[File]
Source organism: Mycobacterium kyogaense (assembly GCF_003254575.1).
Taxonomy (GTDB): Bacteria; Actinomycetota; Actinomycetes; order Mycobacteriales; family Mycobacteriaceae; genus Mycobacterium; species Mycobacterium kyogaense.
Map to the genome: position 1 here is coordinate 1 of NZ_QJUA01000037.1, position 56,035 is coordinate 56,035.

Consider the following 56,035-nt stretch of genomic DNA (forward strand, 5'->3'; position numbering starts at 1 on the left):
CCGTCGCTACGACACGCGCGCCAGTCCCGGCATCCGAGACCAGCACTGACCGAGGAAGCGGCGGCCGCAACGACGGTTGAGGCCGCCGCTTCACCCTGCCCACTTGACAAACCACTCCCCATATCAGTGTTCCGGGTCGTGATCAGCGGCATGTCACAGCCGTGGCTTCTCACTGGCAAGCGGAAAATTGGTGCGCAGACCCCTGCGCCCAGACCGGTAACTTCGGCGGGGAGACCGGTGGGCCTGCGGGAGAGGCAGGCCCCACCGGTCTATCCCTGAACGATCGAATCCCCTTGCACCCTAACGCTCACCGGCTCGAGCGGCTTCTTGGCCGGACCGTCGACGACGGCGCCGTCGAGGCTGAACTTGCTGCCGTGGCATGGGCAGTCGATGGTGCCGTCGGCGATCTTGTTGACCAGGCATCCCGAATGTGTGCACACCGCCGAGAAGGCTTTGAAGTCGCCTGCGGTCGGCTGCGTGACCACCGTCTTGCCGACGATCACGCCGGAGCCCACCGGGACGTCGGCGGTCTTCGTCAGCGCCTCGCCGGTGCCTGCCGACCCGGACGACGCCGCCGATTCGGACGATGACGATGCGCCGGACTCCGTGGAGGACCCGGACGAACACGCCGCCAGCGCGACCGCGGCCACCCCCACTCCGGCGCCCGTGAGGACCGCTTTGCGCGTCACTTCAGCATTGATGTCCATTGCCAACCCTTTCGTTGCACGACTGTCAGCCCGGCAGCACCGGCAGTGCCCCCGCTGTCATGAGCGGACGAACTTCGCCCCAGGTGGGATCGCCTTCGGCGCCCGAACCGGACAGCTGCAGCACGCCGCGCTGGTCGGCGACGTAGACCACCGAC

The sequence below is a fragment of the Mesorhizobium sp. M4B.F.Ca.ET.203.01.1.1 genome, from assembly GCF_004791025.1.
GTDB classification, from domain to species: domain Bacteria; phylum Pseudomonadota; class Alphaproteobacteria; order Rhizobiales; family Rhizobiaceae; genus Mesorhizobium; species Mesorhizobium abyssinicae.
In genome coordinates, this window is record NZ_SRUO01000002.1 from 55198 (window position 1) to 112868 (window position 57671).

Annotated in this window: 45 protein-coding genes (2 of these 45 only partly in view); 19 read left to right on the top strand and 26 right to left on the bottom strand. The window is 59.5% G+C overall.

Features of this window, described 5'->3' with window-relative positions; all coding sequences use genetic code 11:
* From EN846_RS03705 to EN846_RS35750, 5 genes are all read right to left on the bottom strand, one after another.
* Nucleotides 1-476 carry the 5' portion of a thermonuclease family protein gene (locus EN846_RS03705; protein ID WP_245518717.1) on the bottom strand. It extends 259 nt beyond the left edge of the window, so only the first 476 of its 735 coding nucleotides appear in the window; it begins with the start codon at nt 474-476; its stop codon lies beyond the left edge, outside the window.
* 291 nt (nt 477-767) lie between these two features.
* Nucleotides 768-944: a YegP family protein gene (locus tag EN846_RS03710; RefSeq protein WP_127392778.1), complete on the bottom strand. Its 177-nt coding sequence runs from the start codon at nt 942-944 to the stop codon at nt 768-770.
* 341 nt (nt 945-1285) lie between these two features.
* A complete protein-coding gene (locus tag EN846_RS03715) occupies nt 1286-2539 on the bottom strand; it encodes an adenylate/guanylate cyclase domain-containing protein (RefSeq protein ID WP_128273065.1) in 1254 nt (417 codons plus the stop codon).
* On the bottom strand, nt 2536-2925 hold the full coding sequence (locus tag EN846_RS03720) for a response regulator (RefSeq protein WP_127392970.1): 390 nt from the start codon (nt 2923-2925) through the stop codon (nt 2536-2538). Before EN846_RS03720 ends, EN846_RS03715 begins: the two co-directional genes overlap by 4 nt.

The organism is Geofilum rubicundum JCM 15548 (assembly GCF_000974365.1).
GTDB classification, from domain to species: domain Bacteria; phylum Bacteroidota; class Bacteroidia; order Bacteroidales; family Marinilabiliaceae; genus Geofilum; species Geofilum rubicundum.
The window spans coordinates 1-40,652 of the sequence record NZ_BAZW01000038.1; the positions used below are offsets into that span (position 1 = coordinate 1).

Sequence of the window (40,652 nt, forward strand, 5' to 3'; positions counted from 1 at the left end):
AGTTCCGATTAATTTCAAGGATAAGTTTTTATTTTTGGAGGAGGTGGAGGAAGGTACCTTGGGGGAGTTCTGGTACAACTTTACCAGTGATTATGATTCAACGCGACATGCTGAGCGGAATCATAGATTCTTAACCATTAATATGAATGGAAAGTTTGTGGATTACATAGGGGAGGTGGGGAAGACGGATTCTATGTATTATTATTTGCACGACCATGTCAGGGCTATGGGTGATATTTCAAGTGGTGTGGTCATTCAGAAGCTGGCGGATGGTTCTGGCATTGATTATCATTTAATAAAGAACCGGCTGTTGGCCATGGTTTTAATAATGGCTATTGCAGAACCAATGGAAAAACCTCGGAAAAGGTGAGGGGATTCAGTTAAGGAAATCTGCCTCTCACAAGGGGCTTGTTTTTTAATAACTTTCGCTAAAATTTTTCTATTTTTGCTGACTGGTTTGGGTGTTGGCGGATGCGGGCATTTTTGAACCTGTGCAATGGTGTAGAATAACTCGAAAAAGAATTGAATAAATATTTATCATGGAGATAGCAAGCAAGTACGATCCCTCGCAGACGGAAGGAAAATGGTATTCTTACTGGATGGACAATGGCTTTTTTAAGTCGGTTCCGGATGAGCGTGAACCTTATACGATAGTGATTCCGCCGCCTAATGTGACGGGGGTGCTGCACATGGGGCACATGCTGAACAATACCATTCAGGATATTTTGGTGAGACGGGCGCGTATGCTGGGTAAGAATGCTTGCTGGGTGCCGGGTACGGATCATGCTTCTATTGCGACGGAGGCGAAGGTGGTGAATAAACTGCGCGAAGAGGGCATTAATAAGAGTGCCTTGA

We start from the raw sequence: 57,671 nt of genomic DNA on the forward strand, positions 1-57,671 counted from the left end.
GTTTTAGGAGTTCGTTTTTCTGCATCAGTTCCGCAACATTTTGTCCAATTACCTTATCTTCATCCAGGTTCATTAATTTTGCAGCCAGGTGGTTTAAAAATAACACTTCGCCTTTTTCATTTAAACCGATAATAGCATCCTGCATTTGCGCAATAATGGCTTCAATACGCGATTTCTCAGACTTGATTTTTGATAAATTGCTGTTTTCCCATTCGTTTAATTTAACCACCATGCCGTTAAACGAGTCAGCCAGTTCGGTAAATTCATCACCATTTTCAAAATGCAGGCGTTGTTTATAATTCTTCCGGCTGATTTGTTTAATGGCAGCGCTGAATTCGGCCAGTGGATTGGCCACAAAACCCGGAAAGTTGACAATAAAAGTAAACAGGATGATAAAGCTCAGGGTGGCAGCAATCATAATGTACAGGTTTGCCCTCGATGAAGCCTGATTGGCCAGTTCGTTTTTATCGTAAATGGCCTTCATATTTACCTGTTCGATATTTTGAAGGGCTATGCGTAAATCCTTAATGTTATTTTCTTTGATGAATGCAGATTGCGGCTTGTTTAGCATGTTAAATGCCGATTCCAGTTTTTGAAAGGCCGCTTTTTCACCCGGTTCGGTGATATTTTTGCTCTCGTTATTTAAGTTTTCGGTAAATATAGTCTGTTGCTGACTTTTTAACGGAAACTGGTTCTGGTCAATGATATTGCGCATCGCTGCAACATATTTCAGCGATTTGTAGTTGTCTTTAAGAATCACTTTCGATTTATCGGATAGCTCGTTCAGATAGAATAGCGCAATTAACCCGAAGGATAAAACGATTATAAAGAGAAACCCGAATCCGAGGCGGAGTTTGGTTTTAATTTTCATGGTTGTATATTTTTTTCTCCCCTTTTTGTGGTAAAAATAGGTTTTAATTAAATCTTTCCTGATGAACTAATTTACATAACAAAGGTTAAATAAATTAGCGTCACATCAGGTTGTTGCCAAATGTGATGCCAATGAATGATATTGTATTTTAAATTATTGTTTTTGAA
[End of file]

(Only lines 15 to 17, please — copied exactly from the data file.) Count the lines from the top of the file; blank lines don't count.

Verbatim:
* 341 nt (nt 945-1285) lie between these two features.
* A complete protein-coding gene (locus tag EN846_RS03715) occupies nt 1286-2539 on the bottom strand; it encodes an adenylate/guanylate cyclase domain-containing protein (RefSeq protein ID WP_128273065.1) in 1254 nt (417 codons plus the stop codon).
* On the bottom strand, nt 2536-2925 hold the full coding sequence (locus tag EN846_RS03720) for a response regulator (RefSeq protein WP_127392970.1): 390 nt from the start codon (nt 2923-2925) through the stop codon (nt 2536-2538). Before EN846_RS03720 ends, EN846_RS03715 begins: the two co-directional genes overlap by 4 nt.